The discussion of progress often seems like a witnessing a tug of war.  The folks – reporters and analysts – at the FT, the WSJ and the NYT, especially, but not only, are quick to minimize progress and to forecast failure.  With progress these  same reporters grudgingly admit advance but declare the need to make significantly greater progress to ensure effective policy.  And while it may be true that far greater coordination is required to avert a future economic crisis, still the skepticism is annoying and undermines the effort to – I  suspect – assess the positive effort being made.

All that aside it does appear that material progress was made by the G2o Finance and Central Bankers this last weekend.  It is interesting to note that such progress appears to have been made notwithstanding China’s objections to identify the factors that  all countries could examine to determine if there were countries in trouble.

While China apparently insisted and the communique did not include precisely “real exchange rates” or “current account imbalances” the language of the communique includes language to, “take due consideration of exchange rate, fiscal, monetary and other policies.” Even this less precise language seems to be a victory of sorts since the communique appeared to have removed “exchange rates” altogether at the insistence of the Chinese only to be reinstated at the insistence of the US, Germany and the United Kingdom (See Ralph Atkins and Quentin Peel, “G20 strikes compromise on global imbalances,” FT, (February 19-20, 2011).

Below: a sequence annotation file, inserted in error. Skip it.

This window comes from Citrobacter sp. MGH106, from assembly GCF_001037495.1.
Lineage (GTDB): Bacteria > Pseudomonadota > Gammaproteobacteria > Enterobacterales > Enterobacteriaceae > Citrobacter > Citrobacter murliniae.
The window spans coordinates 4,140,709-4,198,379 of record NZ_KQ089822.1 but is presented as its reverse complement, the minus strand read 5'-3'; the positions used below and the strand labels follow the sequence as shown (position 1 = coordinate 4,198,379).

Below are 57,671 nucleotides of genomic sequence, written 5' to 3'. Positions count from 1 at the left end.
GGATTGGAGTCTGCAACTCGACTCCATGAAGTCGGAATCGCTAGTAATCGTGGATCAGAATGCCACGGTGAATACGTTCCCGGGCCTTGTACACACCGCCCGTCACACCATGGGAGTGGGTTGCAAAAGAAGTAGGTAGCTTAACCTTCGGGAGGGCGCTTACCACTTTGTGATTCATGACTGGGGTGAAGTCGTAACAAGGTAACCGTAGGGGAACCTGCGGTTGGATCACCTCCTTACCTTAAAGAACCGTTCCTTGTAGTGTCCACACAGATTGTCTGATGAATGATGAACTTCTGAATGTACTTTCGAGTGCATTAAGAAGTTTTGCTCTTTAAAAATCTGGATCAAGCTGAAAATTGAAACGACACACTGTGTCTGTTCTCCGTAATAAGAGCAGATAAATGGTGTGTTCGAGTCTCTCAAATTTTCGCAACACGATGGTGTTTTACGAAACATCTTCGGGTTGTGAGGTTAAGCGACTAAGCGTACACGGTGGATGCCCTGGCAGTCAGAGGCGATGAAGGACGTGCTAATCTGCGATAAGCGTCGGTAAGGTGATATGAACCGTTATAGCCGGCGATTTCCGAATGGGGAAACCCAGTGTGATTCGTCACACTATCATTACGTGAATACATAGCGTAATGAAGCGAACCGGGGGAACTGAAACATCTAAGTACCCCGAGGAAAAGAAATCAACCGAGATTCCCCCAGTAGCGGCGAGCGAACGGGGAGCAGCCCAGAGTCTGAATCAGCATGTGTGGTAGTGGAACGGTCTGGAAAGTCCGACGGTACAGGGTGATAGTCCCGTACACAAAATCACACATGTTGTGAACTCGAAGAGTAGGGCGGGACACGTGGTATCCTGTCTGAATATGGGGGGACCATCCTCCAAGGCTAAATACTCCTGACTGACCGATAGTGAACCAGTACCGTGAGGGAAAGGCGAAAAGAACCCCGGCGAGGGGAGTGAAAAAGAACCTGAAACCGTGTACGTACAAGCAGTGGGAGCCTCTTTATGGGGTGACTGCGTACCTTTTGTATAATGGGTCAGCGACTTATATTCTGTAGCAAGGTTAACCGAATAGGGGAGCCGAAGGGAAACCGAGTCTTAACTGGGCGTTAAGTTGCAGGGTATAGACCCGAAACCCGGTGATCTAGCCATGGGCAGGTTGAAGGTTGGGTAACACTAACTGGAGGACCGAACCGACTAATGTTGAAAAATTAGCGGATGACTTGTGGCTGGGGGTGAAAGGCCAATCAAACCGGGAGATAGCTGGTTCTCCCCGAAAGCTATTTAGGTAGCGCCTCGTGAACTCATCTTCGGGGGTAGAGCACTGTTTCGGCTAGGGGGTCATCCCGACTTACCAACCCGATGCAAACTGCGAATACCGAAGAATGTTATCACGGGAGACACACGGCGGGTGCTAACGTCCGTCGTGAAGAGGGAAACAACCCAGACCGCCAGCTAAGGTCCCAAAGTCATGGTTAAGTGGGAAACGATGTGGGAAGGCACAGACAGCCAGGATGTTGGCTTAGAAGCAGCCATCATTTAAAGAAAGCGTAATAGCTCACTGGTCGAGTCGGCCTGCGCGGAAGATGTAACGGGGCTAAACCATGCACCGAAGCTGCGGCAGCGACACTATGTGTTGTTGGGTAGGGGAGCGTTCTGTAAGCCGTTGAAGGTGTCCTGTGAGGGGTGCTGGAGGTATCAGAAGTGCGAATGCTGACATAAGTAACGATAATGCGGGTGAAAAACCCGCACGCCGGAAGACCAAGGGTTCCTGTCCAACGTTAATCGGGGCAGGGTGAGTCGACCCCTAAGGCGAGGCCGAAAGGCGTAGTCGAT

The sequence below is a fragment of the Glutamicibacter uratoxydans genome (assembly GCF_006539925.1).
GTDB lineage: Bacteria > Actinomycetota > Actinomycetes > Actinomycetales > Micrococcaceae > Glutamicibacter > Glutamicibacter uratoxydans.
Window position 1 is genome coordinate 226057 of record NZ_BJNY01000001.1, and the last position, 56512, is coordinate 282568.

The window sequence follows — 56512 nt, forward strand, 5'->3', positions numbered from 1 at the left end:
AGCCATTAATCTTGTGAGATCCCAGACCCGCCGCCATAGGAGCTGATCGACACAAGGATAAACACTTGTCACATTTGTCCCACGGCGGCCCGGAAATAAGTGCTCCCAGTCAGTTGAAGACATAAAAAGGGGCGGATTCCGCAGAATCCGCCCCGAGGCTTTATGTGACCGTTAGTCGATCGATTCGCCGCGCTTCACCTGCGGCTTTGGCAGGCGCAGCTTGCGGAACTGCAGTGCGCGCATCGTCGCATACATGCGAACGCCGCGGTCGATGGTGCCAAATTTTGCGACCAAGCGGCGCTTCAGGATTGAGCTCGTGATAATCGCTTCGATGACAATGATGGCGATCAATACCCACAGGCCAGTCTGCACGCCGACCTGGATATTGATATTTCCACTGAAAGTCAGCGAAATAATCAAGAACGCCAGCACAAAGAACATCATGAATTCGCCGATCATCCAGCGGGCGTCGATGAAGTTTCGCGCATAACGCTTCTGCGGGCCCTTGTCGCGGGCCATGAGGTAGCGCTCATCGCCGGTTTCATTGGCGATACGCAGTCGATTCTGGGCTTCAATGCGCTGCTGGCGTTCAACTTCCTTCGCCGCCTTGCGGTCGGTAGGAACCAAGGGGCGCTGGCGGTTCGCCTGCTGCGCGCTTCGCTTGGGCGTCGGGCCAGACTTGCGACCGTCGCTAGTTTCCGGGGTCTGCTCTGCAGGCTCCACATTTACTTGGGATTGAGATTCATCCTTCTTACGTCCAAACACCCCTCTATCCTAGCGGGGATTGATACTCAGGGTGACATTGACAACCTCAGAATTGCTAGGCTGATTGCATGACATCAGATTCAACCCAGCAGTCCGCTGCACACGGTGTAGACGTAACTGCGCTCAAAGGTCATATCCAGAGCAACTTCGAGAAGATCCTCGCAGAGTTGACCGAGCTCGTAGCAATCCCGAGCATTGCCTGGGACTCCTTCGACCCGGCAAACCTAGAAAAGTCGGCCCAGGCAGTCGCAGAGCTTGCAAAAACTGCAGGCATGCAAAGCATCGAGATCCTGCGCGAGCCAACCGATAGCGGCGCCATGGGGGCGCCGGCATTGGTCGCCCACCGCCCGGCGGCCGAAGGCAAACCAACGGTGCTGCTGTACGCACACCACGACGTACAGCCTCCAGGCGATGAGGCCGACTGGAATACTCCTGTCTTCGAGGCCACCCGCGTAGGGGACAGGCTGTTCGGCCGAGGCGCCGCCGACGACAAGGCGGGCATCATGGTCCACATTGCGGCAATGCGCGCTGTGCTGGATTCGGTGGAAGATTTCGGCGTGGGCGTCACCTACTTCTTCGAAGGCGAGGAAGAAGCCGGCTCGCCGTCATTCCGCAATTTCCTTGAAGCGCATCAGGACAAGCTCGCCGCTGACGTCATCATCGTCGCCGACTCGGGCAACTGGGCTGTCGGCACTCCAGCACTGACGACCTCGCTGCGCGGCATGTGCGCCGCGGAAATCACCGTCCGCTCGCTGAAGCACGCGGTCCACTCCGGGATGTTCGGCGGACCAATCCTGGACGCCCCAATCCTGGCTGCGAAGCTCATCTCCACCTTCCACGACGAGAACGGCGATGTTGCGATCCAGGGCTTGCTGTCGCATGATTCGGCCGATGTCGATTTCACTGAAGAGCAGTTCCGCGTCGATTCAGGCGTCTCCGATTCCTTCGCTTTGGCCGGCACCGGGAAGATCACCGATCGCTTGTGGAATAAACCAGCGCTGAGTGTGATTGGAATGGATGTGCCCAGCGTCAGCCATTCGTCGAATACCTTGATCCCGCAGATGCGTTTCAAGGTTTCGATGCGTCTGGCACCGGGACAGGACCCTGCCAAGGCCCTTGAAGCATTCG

So where do the G20 go from here?  Well the Framework Working Group (FWG) – chaired by India and Canada – moves forward to an April deadline.  Ironically the Group will meet in Beijing and at that time hopes to conclude the “indicative guidelines” for each of the selected economic indicators.  In addition the IMF has be tasked to provide a G20-wide assessment of these policies in time for the G20 Leaders Conference in November in Cannes France.

So the policy progress continues notwithstanding that national interests do not converge on global imbalances.  What is apparent however, is that there is no reduction of the this debate to a clash between the West and the Rest – not even the BRICs.  It would appear that China is isolated on  its exchange rate policy.   Brazil and the other large emerging market countries are not in the China camp.  Brazil has spoken out strongly on currency manipulation – read that as the China fixed exchange – and the US quantitative easing.

Brazil is determined to raise the need for a new additional international reserve currency.   Brazil, according to its Finance Minister Guido Mantega wants to expand the use of special drawing rights (SDRs) and to include both the Chinese renminbi and the Brazilian real in the SDR basket along with the US dollar, the euro, the yen and the British pound.

The US remains fixed – if not fixated – on the renminbi and the failure of Chinese authorities to allow the renminbi to appreciate more rapidly.

And Germany is determined that the analysis of global imbalances not be locked into ‘hard’ limits.

National interests remain divergent – but global governance progress is being made – nonetheless.

You Can’t Go Home!

The events in Egypt continue to resonate with celebrity politics.  Reflecting on my last blog post on the state hold on celebrities  it is useful to focus briefly on Mrs. Mubarak.  A number of Wikileaks about her role show her involvement in Egyptian politics.  Far from being content in playing a symbolic role as First Lady, Mrs. Mubarak was interpreted by a number of US diplomats to have played a major political role in trying to assure a dynastic succession to Gamal, the Mubaraks’ son.